Alongside a number of insights into the new Runescape HD release and tantalizing hints at the upcoming Mechscape, our discussion with Jagex yesterday morning yielded a few tibits about FunOrb. Jagex's under-the-radar casual games offering is built on the same technology as Runescape, implying some interesting things about the company's future plans. We spoke with Geoff Iddison and developer Henrique Olifiers about the project, and came away with some interesting viewpoints on Jagex's future development plans. Read on below the cut for hints at how casual gaming and browser-based RPG fun might combine into a new (and delicious) whole.

FunOrb is really about providing a 'casual' gaming experience for players who want something more engaging, deeper. They referred to them as 'hardcore casual' games. They're for the time-pressed serious gamer, free to play games with more compelling content. Just as the Runescape team offers new content every two weeks, so too is a new game added to FunOrb at the same pace. The service now offers 25 games, while it originally launched with just 18. Most players on the site average between 12 and 40 hours of weekly playtime, indicating dedicated and serious players. It's already out in English and German, with additional languages planned.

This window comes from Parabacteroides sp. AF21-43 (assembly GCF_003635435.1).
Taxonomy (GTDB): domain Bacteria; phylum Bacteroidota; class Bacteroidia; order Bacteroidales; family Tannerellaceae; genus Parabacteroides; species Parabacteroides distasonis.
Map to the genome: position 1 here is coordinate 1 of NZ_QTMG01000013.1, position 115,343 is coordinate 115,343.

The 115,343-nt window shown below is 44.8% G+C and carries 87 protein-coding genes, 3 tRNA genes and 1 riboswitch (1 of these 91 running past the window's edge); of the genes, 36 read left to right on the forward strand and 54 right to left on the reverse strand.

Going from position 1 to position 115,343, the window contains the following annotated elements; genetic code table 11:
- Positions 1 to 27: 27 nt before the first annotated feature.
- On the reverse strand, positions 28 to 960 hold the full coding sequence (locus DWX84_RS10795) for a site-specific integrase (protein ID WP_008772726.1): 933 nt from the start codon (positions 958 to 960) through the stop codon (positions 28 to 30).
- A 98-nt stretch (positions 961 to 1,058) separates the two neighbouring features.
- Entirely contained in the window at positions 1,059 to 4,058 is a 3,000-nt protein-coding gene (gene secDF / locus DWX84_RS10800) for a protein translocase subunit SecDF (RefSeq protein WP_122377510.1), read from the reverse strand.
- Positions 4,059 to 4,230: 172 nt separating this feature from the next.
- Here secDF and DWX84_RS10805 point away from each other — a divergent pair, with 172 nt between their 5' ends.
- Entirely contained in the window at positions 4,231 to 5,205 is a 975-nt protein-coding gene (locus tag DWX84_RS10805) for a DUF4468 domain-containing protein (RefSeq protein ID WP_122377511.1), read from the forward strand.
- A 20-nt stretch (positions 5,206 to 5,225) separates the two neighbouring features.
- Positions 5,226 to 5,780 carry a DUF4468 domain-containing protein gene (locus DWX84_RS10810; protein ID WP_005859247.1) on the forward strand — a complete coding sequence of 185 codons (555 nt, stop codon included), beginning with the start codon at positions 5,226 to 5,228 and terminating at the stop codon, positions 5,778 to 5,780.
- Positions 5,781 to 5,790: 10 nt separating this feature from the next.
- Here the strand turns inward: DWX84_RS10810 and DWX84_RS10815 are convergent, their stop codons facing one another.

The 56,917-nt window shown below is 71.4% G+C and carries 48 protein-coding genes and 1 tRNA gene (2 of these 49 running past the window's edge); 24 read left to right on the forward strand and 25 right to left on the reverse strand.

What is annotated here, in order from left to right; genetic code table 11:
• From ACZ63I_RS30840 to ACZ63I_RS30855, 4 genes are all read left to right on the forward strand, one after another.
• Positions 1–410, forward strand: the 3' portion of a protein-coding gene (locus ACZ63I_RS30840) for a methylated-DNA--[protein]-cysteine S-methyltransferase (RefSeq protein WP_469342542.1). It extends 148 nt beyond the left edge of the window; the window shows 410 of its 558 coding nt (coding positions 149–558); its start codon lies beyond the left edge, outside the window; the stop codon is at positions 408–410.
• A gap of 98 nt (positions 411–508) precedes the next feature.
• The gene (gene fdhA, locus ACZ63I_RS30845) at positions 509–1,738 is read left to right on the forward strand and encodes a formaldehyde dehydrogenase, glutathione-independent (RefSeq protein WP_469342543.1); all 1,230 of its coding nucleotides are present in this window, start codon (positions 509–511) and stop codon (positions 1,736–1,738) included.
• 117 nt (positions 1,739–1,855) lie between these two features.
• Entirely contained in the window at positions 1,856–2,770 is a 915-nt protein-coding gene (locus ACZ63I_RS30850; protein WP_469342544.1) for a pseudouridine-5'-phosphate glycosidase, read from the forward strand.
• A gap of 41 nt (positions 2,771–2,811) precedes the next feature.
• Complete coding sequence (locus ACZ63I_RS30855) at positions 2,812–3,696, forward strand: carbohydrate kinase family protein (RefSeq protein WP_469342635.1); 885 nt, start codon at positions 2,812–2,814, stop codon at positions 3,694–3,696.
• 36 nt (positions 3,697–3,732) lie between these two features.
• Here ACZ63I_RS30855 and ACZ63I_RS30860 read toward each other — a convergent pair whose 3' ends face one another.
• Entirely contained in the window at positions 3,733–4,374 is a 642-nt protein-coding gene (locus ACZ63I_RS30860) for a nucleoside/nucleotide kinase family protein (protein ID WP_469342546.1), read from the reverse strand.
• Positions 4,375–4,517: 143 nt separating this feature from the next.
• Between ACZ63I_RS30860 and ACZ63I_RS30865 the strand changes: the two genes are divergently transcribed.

"It's offering new experiences to a market that's not be addressed," says Iddison. "There's a mini-game vacuum, and we're working quickly to fill that." Casual games shouldn't be games you only want to play once, they argue. They should be titles that you can jump into and out of over the course of an evening, with your session existing persistently online.

With all three of Jagex's offerings built on the same fundamental technology, the obvious question is whether we'll see mini-games in their MMO products. Says Iddison, "It's happening. We can't tell you what the game is going to be, but there will be a game on FunOrb aimed at Runescape players. That's going to see more of that kind of crossover happening in the future."

This article was originally published on Massively.